Tomorrow, Barcelona FC and Manchester United FC will square off in the eagerly awaited UEFA Champions League final. This pinnacle event of club soccer (aka football) will be aired by 113 broadcast stations, covering over 220 territories. In excess of 300 million people from across the globe – myself included – will tune in, making this the biggest final in Champions League history.
Each year, the crowned soccer champion of each European country plays in the UEFA Champions League tournament – the winner is hailed as the champion of Europe. Africa, South America and Asia also crown their own champions – and these continental winners eventually play each other to produce the true world soccer club champion. But nobody cares about the world soccer club champion – it’s as symbolic as the winner of the NFL’s Pro Bowl. What all soccer fans really care about is the European Champions League. The competition is fierce, the stakes are high, the quality of the game is special, and the following is passionate and truly global. At a club level, this is soccer’s “superbowl”.
Finals are often anti-climactic events. Rarely do the 2 best teams make it all the way to the final game – upsets and dramas are, after-all, an integral part of soccer. But this year, the 2 best teams on the planet did make it to the ultimate game.
Manchester United just wrapped up its season by winning the English league again. Alex Ferguson, the coach of Manchester United, won the “manager of the season” award for taking his club to an unprecedented 19th title – overtaking the legendary Liverpool team of the 80s. Nemanja Vidic, Manchester United’s captain was voted the best player in England. If Manchester United knows something well, it’s winning. Yet, nobody outside of the city of Manchester is giving them a chance. Such is the prowess of what stands before them: Barcelona FC.
Barcelona FC has capped their current season by winning the Spanish league for a third consecutive year. 14 players from this team were part of the Spanish squad that went on to win the World Cup in South Africa in 2010. Lionel Messi has won his second straight World Player of the Year award – he came ahead of Xavi and Iniesta, also from Barcelona FC. Messi became the first player to score over 50 goals a Spanish season. At 22, he’s already being touted as the greatest player of his generation – and he’s on track to become the greatest ever, ahead of this guy.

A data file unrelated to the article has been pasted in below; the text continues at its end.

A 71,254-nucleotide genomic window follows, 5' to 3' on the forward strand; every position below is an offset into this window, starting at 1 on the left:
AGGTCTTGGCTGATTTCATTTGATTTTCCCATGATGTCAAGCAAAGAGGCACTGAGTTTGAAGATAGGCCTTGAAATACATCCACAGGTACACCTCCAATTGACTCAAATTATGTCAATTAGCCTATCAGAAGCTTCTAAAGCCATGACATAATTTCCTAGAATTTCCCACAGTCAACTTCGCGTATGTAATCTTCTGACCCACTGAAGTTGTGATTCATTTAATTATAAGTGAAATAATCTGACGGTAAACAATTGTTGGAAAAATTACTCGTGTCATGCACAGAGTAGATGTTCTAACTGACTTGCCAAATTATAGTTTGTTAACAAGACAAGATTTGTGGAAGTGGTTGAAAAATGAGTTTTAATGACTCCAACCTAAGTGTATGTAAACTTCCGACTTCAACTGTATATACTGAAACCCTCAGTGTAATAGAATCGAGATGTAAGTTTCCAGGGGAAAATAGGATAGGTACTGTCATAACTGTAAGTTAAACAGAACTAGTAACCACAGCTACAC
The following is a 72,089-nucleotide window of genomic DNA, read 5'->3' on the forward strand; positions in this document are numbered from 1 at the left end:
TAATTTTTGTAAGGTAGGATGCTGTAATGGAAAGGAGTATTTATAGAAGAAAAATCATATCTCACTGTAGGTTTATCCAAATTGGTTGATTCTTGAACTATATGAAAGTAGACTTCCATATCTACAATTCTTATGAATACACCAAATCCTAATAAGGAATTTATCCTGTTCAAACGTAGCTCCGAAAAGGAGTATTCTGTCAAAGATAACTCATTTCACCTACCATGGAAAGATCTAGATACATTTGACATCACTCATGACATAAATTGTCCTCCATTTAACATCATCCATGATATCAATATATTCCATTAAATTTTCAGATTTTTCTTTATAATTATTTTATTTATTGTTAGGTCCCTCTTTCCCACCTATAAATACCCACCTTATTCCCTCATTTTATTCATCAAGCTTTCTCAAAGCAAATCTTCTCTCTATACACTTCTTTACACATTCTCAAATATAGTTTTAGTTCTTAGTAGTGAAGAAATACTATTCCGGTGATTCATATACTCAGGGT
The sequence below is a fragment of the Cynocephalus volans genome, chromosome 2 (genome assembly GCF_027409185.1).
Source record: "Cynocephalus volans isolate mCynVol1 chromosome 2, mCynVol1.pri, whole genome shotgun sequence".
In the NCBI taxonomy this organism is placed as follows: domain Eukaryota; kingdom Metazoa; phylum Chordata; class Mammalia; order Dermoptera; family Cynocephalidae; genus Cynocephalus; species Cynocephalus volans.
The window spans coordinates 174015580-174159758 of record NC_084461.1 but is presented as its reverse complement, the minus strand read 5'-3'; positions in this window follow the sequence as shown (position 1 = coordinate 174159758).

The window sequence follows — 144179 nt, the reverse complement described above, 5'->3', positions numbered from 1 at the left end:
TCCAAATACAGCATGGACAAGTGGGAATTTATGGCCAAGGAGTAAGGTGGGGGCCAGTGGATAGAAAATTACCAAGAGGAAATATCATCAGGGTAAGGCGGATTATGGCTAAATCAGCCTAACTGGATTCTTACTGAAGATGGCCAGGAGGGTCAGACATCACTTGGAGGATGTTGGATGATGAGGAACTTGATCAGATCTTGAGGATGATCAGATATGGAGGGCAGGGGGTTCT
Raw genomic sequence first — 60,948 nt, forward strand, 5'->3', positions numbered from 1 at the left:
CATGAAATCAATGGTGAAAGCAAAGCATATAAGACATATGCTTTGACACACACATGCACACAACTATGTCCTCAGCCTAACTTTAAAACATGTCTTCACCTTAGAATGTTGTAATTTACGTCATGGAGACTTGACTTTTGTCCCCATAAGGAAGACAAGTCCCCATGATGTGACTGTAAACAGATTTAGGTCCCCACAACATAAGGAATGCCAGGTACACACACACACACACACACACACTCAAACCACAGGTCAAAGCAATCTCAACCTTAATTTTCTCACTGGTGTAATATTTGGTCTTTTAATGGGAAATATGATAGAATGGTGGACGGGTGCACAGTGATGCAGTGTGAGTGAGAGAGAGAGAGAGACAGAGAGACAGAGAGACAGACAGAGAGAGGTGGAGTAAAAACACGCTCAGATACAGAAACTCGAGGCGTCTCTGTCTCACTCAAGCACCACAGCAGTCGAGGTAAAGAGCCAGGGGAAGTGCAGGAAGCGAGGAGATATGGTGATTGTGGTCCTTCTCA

Barcelona FC has won the plaudits not only through their silverware but also through their unique style of play. They are the keep-ball kings of the world – averaging 73.4% possession in their league matches this season (the next highest is 57%), and a staggering 747 passes per game, over 200 more than any side in Europe’s top five leagues. It does not matter who their opposition is – no one has figured out how to take the ball from them. Many have studied their tactics and style of play – but no team has been able to replicate it. Some have tried a very aggressive approach with constant fouling and bullying – and still lost. Others have played ultra-defensive soccer by camping out in front of their goal – but Barcelona FC almost always eventually finds a way. The brave ones have attempted a free-flow attacking style of their own – only to be embarrassingly outscored in the end. This Barcelona FC team is on its way to become the greatest team in the history of mankind – eclipsing Pele’s 1970 Brazil World Cup team.
So the question becomes: how does a team become this prolific? Nowhere else is the concept of “team work” more vital than in sports. I, for one, love studying the mechanics of great teams – because this is directly relevant to building a company.
Here is my take on why Barcelona FC is a class above the rest – and it’s actually the perfect recipe for creating the best company in the world:
- They have talented players across the board. This is, of course, a no-brainer. No team has ever become successful without talented players. But everybody on the Barcelona FC team is a vital contributor on the pitch. There are no slackers, no “above average” performers – this is a squad of only top talent. That’s a mistake that most companies make – many are too keen to fill their open positions with “acceptable” talent, and are unwilling to seek the perfect fit. This ultimately created the chasm that divides the good and the great.
- They execute to perfection. On paper, every team in the world knows how to play like Barcelona FC – just watch all of their games in a loop, and you’ll start to see definite patterns in their tactics and style of play. It’s very easy to copy it. It’s one thing to have a great plan – but ultimately, it’s all about execution. Barcelona FC has players that can execute.